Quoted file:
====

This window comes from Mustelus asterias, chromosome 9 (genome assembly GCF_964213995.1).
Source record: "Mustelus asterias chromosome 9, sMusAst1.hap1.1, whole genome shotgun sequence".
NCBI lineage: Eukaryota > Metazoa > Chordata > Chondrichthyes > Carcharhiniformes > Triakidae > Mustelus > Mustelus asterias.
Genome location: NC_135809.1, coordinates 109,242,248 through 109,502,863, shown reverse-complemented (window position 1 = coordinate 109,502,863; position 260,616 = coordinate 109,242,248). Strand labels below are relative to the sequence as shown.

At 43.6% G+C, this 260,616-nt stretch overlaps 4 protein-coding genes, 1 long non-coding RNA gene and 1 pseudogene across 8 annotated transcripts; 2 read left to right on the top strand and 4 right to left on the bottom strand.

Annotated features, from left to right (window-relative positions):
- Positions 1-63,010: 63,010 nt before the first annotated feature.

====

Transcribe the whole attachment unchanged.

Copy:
This window comes from Mustelus asterias, chromosome 9 (genome assembly GCF_964213995.1).
Source record: "Mustelus asterias chromosome 9, sMusAst1.hap1.1, whole genome shotgun sequence".
NCBI lineage: Eukaryota > Metazoa > Chordata > Chondrichthyes > Carcharhiniformes > Triakidae > Mustelus > Mustelus asterias.
Genome location: NC_135809.1, coordinates 109,242,248 through 109,502,863, shown reverse-complemented (window position 1 = coordinate 109,502,863; position 260,616 = coordinate 109,242,248). Strand labels below are relative to the sequence as shown.

At 43.6% G+C, this 260,616-nt stretch overlaps 4 protein-coding genes, 1 long non-coding RNA gene and 1 pseudogene across 8 annotated transcripts; 2 read left to right on the top strand and 4 right to left on the bottom strand.

Annotated features, from left to right (window-relative positions):
- Positions 1-63,010: 63,010 nt before the first annotated feature.